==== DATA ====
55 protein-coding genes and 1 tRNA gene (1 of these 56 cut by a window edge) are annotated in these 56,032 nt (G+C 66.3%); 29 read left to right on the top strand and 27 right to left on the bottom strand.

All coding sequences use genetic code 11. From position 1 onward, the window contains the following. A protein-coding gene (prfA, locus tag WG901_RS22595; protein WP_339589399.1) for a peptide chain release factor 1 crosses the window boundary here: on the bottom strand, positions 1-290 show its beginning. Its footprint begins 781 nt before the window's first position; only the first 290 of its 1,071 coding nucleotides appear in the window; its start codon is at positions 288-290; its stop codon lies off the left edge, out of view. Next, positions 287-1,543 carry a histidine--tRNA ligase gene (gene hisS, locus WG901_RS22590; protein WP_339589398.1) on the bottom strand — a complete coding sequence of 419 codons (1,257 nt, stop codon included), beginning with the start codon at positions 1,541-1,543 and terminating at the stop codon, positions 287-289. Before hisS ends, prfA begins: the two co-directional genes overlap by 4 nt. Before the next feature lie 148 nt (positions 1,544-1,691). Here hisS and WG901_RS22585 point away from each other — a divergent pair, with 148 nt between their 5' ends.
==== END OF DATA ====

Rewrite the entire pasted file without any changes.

55 protein-coding genes and 1 tRNA gene (1 of these 56 cut by a window edge) are annotated in these 56,032 nt (G+C 66.3%); 29 read left to right on the top strand and 27 right to left on the bottom strand.

All coding sequences use genetic code 11. From position 1 onward, the window contains the following. A protein-coding gene (prfA, locus tag WG901_RS22595; protein WP_339589399.1) for a peptide chain release factor 1 crosses the window boundary here: on the bottom strand, positions 1-290 show its beginning. Its footprint begins 781 nt before the window's first position; only the first 290 of its 1,071 coding nucleotides appear in the window; its start codon is at positions 288-290; its stop codon lies off the left edge, out of view. Next, positions 287-1,543 carry a histidine--tRNA ligase gene (gene hisS, locus WG901_RS22590; protein WP_339589398.1) on the bottom strand — a complete coding sequence of 419 codons (1,257 nt, stop codon included), beginning with the start codon at positions 1,541-1,543 and terminating at the stop codon, positions 287-289. Before hisS ends, prfA begins: the two co-directional genes overlap by 4 nt. Before the next feature lie 148 nt (positions 1,544-1,691). Here hisS and WG901_RS22585 point away from each other — a divergent pair, with 148 nt between their 5' ends.